Tuesday, May 15, 2012

Yuk And Others

Tuesday Comic Strip Day.

I blame the sixties. What was fresh and new in the fifties became the norm in the sixties and as such more boring than what it has replaced. I am talking about newspaper comics of course. I started this blog, because I found the fifties were neglected as an area worth of study. It semmes to me that many comic strip historian look upon the fifties as the period where it all went wrong and I don't agree. I think there was more solid storytelling and more acoomplished art and even more experiment in the fifties than in many decades before that. Or at least as much. But in the sixties, it is harder to maintain that statement, when lesser artists started to grab upon the 'modern' style to do their own 'simple' stips and newspapers themselves started to think that smaller is better. Still, that doesn't mean all strips that started in that decade (and some that ended there as well) are without their interest. So here is a selection of weird or unknown or shortrunning strips from the sixties. there are more, but this is a good selection I think. What are your favorites?

The Born Loser by Art Samson








Chief by Joe Dawley











Dolly by Bill Williams









Eek & Meek by Howie Schneider





Feeney Farm by George Lamont


Hapless Harry by Geo Gately




















Hey, Swingy by Jan Green







Hustoria by unknown artist.





J.J. Yuk by Fred Lucky










McGurk's Mob by Marvin Stein




OPinion Wise by Sakren


Senator Cassius by Frank Hill



Sir Limerick by Ed Nofzinger


Stanley Steamer by John Somerville









Walter by Sakren

















9 comments:

Unknown said...

It says here that Hystoria was by Tom Shepard and Bob Cohn.
http://lambiek.net/artists/s/shephard_tom.htm

D.D.Degg

rnigma said...

Frank Hill was a former assistant to Hank Ketcham, and it shows. Hill would later take over "Short Ribs" from Frank O'Neal. I never heard of "Senator Gassius," but it reminds me of Tom Isbell's "Friends and Romans."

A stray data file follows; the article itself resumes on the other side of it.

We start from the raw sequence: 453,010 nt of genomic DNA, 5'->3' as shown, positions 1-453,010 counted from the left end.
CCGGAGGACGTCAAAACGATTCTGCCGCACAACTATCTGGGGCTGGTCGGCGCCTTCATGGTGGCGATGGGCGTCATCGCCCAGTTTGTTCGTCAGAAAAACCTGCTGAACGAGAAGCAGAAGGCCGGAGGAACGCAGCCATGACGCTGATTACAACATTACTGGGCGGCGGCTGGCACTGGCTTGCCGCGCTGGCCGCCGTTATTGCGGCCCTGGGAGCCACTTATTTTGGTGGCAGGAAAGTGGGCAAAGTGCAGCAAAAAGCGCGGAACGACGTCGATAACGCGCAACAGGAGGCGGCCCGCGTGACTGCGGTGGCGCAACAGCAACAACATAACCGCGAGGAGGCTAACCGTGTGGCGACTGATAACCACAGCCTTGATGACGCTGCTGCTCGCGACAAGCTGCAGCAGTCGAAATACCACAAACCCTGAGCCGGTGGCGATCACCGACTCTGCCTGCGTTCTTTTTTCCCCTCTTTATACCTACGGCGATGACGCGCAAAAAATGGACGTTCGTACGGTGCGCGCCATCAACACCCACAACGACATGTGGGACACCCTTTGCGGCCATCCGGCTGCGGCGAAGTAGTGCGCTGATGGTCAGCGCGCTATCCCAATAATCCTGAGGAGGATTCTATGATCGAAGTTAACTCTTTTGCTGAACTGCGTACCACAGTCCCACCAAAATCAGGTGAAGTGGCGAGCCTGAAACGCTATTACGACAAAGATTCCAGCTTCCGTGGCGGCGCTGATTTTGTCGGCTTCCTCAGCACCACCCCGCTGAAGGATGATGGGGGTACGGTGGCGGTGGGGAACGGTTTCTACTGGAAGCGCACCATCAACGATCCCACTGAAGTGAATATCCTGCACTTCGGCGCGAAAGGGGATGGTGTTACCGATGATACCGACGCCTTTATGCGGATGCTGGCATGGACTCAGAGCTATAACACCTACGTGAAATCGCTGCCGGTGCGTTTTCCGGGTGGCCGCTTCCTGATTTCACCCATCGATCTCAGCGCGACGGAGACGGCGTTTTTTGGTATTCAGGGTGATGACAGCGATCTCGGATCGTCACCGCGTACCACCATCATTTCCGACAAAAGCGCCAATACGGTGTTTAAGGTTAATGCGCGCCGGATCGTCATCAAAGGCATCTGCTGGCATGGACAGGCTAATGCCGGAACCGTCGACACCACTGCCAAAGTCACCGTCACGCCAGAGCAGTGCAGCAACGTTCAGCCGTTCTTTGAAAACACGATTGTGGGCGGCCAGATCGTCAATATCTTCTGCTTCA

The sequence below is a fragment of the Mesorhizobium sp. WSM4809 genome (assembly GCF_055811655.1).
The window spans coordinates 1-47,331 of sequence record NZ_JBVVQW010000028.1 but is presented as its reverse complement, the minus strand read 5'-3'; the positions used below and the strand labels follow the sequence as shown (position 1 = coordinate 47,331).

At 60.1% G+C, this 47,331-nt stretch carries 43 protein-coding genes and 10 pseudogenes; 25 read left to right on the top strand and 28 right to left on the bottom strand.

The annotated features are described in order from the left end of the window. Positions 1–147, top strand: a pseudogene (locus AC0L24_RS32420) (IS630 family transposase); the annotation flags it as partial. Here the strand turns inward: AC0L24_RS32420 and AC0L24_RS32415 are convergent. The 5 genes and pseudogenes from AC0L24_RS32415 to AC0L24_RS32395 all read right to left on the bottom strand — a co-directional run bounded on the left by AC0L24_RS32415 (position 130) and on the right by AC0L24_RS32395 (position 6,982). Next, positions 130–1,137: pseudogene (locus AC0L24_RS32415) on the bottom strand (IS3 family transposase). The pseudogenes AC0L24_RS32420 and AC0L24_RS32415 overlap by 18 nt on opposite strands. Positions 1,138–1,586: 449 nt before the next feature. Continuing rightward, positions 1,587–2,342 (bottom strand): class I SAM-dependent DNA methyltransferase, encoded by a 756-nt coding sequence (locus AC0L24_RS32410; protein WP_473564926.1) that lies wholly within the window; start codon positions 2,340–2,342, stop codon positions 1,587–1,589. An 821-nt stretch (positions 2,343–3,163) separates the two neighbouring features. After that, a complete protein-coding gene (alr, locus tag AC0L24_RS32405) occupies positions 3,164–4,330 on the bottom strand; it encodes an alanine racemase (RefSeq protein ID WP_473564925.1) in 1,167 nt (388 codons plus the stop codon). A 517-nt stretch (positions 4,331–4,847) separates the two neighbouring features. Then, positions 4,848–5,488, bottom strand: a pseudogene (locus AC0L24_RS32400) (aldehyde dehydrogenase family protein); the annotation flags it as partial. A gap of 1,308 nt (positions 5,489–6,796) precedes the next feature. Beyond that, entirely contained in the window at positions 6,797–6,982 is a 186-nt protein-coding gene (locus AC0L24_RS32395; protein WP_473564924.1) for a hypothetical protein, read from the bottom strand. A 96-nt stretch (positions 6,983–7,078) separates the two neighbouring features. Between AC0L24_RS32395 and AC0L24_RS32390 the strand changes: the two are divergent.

George Lemont would later create the short lived "Dr.Smock" strip, and George Gately would give us "Heathcliff."

Ger Apeldoorn said...

Thanks - I had commentaries and threw them away accidentally.George Lemont's Feeney farm started life as Rhode Island Red, which I'll show later. I have a hugo lot of them waiting to be scanned. As well as the riginal Short Ribs, by the way. I kind of liked Chief. Anyone know that artist?

rodineisilveira said...

Ger Appeldorn,

Born Loser (by Art & Chip Samson) is still produced until nowadays.

scott roberts said...

rodineisilveira is correct. The Born Loser is actually a pretty long-running strip. Like so many, the art style changed over the years. I scarcely recognize these as the same strip.

Eek and Meek also ran a long time, but, for some weird reason, the characters changed from mice to humans in later years.

Hapless Harry was indeed short-lived, but Gately went on to the create Heathcliff, which, I believe, is still being produced by his nephew.

Adam said...

Hello,

Tom Shephard drew Hystoria and my grandfather, Bob Cohn, wrote it. Thanks for referring to it!

Adam

steve.dolbow@gmail.com said...

Hello,
I have just discovered your site while I was looking for a way to sell my Bill Williams Daily Dolly cartoon originals.

Your site is very thorough, a lot of fun and is was helpful to see that someone recognized Bill's work. Do you have any recommendations on who I could approach to sell them?

Ger Apeldoorn said...

Unfortunately, these thing do not go for a lot. A huge amount of Jerry Marcus cartoons git sold on Heritage a few years ago and th guy who bought them all is trying to resell them individually on ebay with little luck. In my opnion it diesn't help when you see 100 diffebrent ones offered at the same time. He ges for the subject approach, trying to sell eacht by subject, like: 'funny cartoon for mama on dishwashing by famous cartoonist Bill Williams'. If youbwant to eell the lot, find an auction house for such a thing. Ifyou gave a load of Dolly cartoons, yought try and set up a blog for free, publish one every day, get info on Bill Williams to ad and create a button where people can buy them. I you get a link from one of the larger comics sites, they will at least be seen. You might try and someone who is is interested in William's work for Dell with John Stanley to write you an article.

And if you have anything from his work for Johnstone and Cushing or Boy's Life, I could probably write you something in trade for one f thse pieces. Contact me at geapelde@euronet.nl

Grant said...

Hello. I'm trying to find a site, or anything else, that tells whether a given comic strip has ever had any paperback collections. Not necessarily a buying and selling site, just a database about the subject. Do you know of any?